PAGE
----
Tside’s Covid-19 infection rates Tier 3 decision looks like the next day

Tside's Covid-19 infection rates Tier 3 decision looks like the next day

The minister will decide on Wednesday whether TCDide could move down to Tier 2 in its Covid-19 warning level system.

Although the government is not expected to make a formal announcement by Thursday morning, Prime Minister Boris Johnson is meeting with UK experts and leaders on Wednesday morning.

At Teside, Tory MPs lobbied the health secretary for our constituency – a high-level local lockdown – that would allow pubs and restaurants to reopen.

However, Labor MPs believe that the rates of infection from the disease – which fell sharply towards the end of the last national lockout – are still very high.

And health experts are already worried that the Christmas ‘bubble’ – which eases restrictions on home visits within three homes – will hit new cases in the new year.

North Tees University Hospital in Stockton is already treating twice as many patients as at the time of the first outbreak of the epidemic, while offering non-invasive operations and care.

The Department of Health and Social Care has always maintained that it takes many factors into account when deciding on local lockdown restrictions – not just infection rates.

But with local infections stabilizing in some parts of the region, many are hoping the restrictions will be lifted.


And Boris Johnson will also discuss Christmas plans – following fears that a five-day sen ban could lead to a wave of new cases and deaths in the new year.

The Prime Minister has been invited by Labor leader Kir Starmer to convene an emergency meeting of the Cobra Committee to discuss any changes.

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A spokesman for the prime minister confirmed that the plans were “always under review”, while two major health journals expressed concerns about the current plan.

Current picture

To give the most accurate picture of a local outbreak, a rate of 100,000 populations per infection is shown over a seven-day period.

Of course, there may be less than 100,000 people in the borough – so the statistics are standardized by dividing the number of days by each population and multiplying by 100,000.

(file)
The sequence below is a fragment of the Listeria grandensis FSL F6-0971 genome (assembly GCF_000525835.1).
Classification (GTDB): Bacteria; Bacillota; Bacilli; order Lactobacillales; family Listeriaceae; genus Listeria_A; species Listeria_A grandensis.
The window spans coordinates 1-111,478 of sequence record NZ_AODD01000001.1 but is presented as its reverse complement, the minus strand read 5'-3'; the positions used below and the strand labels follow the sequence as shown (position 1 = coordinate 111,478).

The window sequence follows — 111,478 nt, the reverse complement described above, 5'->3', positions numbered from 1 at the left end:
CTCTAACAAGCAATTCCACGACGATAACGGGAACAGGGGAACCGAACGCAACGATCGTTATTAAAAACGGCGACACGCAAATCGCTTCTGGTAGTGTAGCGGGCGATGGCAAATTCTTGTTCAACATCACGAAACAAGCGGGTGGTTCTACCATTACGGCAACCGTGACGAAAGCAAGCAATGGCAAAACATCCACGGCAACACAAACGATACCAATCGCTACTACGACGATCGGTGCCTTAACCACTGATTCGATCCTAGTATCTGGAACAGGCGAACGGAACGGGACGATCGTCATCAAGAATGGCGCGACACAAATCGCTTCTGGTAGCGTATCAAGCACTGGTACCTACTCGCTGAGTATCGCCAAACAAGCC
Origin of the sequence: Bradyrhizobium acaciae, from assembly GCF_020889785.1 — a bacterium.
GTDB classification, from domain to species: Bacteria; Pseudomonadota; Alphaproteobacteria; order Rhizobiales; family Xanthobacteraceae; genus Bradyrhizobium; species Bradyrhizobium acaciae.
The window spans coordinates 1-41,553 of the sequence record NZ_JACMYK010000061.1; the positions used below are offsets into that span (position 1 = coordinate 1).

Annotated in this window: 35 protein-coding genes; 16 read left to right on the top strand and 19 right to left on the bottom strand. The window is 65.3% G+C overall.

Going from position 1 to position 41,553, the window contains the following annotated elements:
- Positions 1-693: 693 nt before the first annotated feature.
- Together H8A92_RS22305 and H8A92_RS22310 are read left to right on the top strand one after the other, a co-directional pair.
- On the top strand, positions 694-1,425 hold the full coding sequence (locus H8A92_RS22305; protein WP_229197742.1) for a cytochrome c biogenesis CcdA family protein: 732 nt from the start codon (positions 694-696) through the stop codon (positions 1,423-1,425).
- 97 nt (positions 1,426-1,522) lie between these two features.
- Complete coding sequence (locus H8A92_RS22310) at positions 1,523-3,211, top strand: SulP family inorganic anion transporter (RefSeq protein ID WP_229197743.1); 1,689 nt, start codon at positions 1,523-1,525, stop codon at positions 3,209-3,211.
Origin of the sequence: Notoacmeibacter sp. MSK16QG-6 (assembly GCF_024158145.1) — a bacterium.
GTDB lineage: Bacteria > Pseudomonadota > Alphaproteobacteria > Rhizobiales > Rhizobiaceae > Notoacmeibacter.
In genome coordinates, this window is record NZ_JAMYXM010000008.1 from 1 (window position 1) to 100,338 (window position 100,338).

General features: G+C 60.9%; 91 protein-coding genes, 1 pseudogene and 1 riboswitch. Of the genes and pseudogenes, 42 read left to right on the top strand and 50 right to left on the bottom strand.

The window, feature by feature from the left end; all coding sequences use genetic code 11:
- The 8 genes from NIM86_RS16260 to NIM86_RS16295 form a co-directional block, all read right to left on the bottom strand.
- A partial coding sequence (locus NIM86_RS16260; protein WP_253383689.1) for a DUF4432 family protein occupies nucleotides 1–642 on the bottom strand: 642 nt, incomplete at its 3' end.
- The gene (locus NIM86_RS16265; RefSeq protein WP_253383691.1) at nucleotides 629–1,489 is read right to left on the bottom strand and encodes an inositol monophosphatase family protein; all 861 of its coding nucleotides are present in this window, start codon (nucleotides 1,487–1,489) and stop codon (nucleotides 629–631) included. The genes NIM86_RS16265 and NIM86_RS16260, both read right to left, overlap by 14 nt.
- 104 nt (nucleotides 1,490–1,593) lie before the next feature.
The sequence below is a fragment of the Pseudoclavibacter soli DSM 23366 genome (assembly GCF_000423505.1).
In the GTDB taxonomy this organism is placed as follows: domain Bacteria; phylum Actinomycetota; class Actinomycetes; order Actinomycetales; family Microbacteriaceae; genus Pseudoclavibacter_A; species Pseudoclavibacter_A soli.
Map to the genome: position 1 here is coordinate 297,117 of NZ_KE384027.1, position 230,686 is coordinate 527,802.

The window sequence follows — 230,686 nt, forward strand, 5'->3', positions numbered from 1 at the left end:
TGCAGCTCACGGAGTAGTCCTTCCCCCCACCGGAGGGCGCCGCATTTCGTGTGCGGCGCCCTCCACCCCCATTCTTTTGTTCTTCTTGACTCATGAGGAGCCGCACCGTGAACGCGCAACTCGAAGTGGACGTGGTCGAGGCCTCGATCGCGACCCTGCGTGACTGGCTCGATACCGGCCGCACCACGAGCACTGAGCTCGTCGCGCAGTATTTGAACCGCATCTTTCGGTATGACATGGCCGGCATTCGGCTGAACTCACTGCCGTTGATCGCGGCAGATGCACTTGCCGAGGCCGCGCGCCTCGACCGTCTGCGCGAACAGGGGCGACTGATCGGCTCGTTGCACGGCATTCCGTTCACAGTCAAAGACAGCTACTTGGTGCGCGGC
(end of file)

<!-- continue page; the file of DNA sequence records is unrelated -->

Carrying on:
Because it can take a few days to count and add positive test results, the infection rate is always based on data from two or three days in advance.

In the seven days to December 13, the rates were:

  • Hartlepool – 221
  • Middlesbrough – 204.3
  • Stockton – 169.8
  • Redcar and Cleveland – 139.3

In Redcar and Cleveland, rates have remained stable – down slightly from 140 cases per 100,000 on December 8.

In Hartpool, the rate dropped slightly but went back to 221 – exactly what it was on December 8.

Middlesbrough’s rate is up 193.6 from that date, and Stockton’s is 142.9.

How things looked when the lockdown ended

During November, when the second national lockout began, the rates of infection at Tside reached their highest level – although before covid testing became widely available, they were expected to be higher in March – each Between 400 and 500 cases per 100,000 in the borough. .

But as the weeks went by, those rates dropped sharply.

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The days when TCDide left the national lockout and entered No. 3 were:

  • Hartlepool – 242
  • Middlesbrough – 173
  • Stockton – 176.1
  • Redcar and Cleveland – 129.20

Therefore, while the Tier 3 rules – which restrict visits to homes indoors or in private gardens, and ensure bars and restaurants – have not been responsible for the dramatic fall in infection rates over the fortnight or So they are in place, mainly rates are fixed.

What happens next

It is understood that a decision is being taken to convert any area to a new level this morning, and while this will not be officially confirmed on Wednesday, we Find out soon.

Any change is expected to begin on Saturday 19 December.

A review was carried out early in London, with the capital being moved to Tier 3 due to an increase in Covid cases.

Cory Weinberg

About the author: Cory Weinberg

Cory Weinberg covers the intersection of tech and cities. That means digging into how startups and big tech companies are trying to reshape real estate, transportation, urban planning, and travel. Previously, he reported on Bay Area housing and commercial real estate for the San Francisco Business Times. He received a "best young journalist" award from the National Association of Real Estate Editors.

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